Starring in her third novel, lesbian private eye Saz Martin is fast becoming a cult figure. Meanwhile, her multi-talented creator is off to perform in two shows at the Edinburgh Fringe Festival
Stella Duffy, crime-writing lesbian and not quite professional blonde, is trying to explain how she evolved from a New Zealand actor who also wrote into a south London writer who also acts.

"In NZ, I was a proper actor, I also wrote plays... I just didn't call myself a writer. I came to London, I did stand-up comedy ... that was writing but I didn't think it was. I did impro... like writing but live. Then I wrote a book, which someone bought. When I had my name on the side of a book, then I knew I was a writer." Amazingly, words almost fail her. She shrugs, "I guess it's my post-modernist, Nineties, Renaissance-woman type thing."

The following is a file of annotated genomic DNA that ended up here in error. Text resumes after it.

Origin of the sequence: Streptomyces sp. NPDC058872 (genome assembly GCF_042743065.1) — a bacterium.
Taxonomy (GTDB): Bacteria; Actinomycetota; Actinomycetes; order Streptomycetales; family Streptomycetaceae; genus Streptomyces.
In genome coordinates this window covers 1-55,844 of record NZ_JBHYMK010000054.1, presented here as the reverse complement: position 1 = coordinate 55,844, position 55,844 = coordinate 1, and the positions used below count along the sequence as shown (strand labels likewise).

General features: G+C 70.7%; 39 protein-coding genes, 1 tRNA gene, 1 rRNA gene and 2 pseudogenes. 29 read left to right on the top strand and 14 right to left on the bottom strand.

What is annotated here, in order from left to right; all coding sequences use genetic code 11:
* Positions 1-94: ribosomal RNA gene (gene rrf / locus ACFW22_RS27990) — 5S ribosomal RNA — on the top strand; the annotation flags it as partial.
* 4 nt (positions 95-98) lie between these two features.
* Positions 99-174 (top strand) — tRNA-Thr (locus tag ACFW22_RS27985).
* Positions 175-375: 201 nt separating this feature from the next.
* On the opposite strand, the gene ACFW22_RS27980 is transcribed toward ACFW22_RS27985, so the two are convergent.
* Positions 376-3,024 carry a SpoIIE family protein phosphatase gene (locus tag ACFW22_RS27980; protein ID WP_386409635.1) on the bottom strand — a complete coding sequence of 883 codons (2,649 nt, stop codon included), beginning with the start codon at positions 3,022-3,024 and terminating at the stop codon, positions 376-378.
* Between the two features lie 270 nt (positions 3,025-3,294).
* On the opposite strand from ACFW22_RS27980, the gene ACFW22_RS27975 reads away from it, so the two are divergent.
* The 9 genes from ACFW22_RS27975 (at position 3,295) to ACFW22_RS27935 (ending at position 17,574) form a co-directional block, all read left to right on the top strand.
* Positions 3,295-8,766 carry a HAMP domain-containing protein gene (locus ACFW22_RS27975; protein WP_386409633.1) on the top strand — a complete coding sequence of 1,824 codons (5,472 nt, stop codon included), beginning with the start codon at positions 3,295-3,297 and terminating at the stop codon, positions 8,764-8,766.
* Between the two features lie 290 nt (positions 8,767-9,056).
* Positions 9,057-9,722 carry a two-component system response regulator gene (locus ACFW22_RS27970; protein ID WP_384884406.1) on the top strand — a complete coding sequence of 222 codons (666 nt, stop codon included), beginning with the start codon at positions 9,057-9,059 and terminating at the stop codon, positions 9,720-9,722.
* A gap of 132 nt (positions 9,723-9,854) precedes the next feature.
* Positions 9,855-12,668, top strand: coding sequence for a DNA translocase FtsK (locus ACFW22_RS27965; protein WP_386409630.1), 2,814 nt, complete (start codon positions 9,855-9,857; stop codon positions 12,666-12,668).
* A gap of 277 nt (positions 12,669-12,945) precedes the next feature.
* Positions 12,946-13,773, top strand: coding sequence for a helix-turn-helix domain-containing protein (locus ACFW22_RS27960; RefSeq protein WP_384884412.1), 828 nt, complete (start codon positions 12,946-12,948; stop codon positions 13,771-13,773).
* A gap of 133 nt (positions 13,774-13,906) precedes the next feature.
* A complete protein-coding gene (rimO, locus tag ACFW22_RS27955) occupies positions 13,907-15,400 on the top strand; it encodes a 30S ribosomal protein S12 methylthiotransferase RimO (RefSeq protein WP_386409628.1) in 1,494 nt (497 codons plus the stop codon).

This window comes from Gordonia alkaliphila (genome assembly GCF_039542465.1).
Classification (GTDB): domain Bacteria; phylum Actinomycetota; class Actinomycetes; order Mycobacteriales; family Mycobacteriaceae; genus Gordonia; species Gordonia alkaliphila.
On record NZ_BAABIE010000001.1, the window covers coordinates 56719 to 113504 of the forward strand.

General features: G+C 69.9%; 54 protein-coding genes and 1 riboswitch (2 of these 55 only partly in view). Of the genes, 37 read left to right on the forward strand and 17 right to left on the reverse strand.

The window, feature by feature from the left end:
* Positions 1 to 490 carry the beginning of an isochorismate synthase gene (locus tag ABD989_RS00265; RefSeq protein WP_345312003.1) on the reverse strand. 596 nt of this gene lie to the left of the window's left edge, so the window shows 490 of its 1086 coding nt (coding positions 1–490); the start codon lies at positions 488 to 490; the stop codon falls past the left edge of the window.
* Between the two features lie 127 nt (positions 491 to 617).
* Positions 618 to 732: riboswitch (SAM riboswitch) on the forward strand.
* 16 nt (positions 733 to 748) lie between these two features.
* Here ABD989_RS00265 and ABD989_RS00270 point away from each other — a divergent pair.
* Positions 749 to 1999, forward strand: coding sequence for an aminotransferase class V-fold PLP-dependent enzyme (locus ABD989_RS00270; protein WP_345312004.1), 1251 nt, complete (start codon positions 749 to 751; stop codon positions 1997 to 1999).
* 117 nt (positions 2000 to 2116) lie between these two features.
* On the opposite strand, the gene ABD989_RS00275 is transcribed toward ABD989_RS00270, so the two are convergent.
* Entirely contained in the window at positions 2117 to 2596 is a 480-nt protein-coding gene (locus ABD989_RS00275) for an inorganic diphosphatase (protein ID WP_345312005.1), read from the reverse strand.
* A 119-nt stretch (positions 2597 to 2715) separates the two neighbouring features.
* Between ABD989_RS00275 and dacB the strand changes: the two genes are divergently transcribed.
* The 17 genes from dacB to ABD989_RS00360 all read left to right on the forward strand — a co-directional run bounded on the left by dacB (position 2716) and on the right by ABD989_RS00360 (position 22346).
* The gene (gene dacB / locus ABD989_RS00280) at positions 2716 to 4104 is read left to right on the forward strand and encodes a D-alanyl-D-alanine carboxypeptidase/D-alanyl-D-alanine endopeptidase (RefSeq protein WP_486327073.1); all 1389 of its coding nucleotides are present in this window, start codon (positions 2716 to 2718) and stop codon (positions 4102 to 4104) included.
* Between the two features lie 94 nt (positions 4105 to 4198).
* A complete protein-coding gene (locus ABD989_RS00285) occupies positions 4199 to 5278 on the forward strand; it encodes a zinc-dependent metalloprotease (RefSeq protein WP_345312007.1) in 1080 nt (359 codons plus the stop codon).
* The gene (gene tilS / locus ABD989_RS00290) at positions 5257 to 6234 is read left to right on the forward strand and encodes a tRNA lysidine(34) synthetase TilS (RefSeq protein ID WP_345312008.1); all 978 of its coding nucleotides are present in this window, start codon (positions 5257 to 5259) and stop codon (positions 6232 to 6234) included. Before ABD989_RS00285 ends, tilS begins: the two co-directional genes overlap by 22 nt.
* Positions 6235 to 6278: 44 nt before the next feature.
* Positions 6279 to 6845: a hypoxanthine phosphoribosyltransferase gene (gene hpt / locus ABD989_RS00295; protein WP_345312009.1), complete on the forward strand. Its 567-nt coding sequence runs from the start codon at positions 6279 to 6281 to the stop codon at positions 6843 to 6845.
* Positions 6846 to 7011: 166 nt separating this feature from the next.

An overweight teenager with red hair and freckles, after 11 years of Buddhism, two and a half years of therapy and a bucketful of yoga, she has arrived in her thirties with only the freckles intact. Duffy is the youngest of seven and shares a birthday with Karen Carpenter. Success crept up on her. Her name now on the side of a third book, she tops Cosmopolitan's smartest, sexiest Scribe with Vibes list.

Perhaps it was a mistake to have her photographed during the interview. Out on the street she was charming and rather cute. In front of the camera she is all floating eyes and flashing hair, her shell-pink nails conduct a wild ballet of croissant flakes across the table and her laugh takes on a piratical bass note.

Before Duffy the novelist, came Duffy the performer. "It astounds me when people think that this me - the performance one - is what it is all the time," she says ingenuously. I breath a sigh of relief. Duffy in full swing is delightful but exhausting and liable to shout "masturbate" in the middle of a tea shop, as she has just done.